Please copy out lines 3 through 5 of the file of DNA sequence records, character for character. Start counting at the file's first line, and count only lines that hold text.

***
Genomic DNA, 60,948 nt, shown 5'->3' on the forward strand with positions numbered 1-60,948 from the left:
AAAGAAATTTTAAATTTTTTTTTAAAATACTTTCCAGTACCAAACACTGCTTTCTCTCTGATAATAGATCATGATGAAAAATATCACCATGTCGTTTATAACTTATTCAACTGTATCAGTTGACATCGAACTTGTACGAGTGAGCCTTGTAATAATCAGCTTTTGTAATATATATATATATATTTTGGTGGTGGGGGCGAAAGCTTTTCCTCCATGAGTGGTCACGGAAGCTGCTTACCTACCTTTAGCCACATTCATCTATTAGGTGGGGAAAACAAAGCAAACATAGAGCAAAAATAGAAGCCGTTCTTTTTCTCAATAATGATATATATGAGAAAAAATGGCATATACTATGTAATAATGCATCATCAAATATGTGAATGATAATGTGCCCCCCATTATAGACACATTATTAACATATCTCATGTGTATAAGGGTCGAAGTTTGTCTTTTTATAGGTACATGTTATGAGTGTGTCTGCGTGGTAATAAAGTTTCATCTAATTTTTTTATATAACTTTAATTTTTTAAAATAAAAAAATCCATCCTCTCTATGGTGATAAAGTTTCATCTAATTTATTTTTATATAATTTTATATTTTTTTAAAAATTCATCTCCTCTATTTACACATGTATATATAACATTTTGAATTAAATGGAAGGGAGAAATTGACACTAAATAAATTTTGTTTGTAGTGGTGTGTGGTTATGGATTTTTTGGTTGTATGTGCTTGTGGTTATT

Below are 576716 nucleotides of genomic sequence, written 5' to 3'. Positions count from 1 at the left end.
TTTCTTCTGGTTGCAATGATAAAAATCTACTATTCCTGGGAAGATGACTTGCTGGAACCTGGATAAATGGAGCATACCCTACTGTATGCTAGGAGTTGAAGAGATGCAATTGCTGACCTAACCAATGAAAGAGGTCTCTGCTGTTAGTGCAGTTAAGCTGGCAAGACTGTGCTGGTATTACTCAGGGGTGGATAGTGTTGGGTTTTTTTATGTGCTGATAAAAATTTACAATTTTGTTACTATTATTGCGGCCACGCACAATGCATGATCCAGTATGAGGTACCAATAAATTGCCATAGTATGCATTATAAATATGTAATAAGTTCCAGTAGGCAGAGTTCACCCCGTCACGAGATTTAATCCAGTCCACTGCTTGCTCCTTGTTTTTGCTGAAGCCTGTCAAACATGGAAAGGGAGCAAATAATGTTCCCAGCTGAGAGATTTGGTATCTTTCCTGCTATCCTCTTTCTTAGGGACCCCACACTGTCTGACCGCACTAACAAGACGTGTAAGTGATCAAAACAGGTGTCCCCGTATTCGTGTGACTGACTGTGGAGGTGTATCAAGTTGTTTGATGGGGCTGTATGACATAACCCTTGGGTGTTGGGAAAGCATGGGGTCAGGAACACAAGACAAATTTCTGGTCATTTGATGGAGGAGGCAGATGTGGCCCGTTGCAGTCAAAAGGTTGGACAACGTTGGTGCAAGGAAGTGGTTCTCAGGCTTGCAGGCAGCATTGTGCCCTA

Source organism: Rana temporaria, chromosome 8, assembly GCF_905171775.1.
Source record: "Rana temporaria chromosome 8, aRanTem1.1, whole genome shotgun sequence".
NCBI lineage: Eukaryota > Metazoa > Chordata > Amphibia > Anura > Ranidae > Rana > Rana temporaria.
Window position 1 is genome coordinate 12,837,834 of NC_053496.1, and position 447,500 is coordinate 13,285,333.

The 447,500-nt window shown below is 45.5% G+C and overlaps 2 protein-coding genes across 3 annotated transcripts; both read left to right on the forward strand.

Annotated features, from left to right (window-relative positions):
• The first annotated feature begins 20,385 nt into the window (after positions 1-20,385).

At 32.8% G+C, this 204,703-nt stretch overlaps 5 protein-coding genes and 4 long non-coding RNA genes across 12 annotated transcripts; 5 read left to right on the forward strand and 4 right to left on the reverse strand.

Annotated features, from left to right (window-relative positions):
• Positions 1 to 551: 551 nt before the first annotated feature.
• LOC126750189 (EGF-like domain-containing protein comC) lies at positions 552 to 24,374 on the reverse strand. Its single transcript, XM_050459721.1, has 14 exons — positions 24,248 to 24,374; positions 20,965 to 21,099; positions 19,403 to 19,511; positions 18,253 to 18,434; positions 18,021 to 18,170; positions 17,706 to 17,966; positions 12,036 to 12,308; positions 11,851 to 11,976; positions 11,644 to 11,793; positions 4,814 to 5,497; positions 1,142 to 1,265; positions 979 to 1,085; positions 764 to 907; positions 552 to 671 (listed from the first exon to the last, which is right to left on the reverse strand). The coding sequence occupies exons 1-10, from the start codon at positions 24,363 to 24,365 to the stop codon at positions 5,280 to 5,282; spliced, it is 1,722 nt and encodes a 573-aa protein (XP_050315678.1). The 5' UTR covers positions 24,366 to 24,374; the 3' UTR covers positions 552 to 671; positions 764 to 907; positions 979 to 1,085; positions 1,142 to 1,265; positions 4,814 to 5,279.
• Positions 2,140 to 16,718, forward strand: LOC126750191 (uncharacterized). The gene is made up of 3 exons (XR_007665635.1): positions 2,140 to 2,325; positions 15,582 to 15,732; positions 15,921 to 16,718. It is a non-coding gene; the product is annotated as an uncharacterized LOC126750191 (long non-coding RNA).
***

Below are 576716 nucleotides of genomic sequence, written 5' to 3'. Positions count from 1 at the left end.
TTTCTTCTGGTTGCAATGATAAAAATCTACTATTCCTGGGAAGATGACTTGCTGGAACCTGGATAAATGGAGCATACCCTACTGTATGCTAGGAGTTGAAGAGATGCAATTGCTGACCTAACCAATGAAAGAGGTCTCTGCTGTTAGTGCAGTTAAGCTGGCAAGACTGTGCTGGTATTACTCAGGGGTGGATAGTGTTGGGTTTTTTTATGTGCTGATAAAAATTTACAATTTTGTTACTATTATTGCGGCCACGCACAATGCATGATCCAGTATGAGGTACCAATAAATTGCCATAGTATGCATTATAAATATGTAATAAGTTCCAGTAGGCAGAGTTCACCCCGTCACGAGATTTAATCCAGTCCACTGCTTGCTCCTTGTTTTTGCTGAAGCCTGTCAAACATGGAAAGGGAGCAAATAATGTTCCCAGCTGAGAGATTTGGTATCTTTCCTGCTATCCTCTTTCTTAGGGACCCCACACTGTCTGACCGCACTAACAAGACGTGTAAGTGATCAAAACAGGTGTCCCCGTATTCGTGTGACTGACTGTGGAGGTGTATCAAGTTGTTTGATGGGGCTGTATGACATAACCCTTGGGTGTTGGGAAAGCATGGGGTCAGGAACACAAGACAAATTTCTGGTCATTTGATGGAGGAGGCAGATGTGGCCCGTTGCAGTCAAAAGGTTGGACAACGTTGGTGCAAGGAAGTGGTTCTCAGGCTTGCAGGCAGCATTGTGCCCTA

Source organism: Rana temporaria, chromosome 8, assembly GCF_905171775.1.